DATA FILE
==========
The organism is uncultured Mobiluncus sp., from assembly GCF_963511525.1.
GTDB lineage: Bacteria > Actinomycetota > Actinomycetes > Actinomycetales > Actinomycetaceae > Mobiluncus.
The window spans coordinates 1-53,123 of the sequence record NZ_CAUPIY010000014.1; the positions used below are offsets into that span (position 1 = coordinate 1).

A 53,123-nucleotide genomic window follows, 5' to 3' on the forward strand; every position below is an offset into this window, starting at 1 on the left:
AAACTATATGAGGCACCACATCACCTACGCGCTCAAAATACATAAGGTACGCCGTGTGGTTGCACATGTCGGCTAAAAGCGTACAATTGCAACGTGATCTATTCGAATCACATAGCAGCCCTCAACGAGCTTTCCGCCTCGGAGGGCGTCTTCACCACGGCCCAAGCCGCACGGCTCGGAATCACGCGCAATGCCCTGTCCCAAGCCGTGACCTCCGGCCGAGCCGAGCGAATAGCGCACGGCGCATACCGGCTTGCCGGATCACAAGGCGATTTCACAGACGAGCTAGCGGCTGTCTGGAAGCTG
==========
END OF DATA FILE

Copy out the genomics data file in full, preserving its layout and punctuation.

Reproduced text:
The organism is uncultured Mobiluncus sp., from assembly GCF_963511525.1.
GTDB lineage: Bacteria > Actinomycetota > Actinomycetes > Actinomycetales > Actinomycetaceae > Mobiluncus.
The window spans coordinates 1-53,123 of the sequence record NZ_CAUPIY010000014.1; the positions used below are offsets into that span (position 1 = coordinate 1).

A 53,123-nucleotide genomic window follows, 5' to 3' on the forward strand; every position below is an offset into this window, starting at 1 on the left:
AAACTATATGAGGCACCACATCACCTACGCGCTCAAAATACATAAGGTACGCCGTGTGGTTGCACATGTCGGCTAAAAGCGTACAATTGCAACGTGATCTATTCGAATCACATAGCAGCCCTCAACGAGCTTTCCGCCTCGGAGGGCGTCTTCACCACGGCCCAAGCCGCACGGCTCGGAATCACGCGCAATGCCCTGTCCCAAGCCGTGACCTCCGGCCGAGCCGAGCGAATAGCGCACGGCGCATACCGGCTTGCCGGATCACAAGGCGATTTCACAGACGAGCTAGCGGCTGTCTGGAAGCTG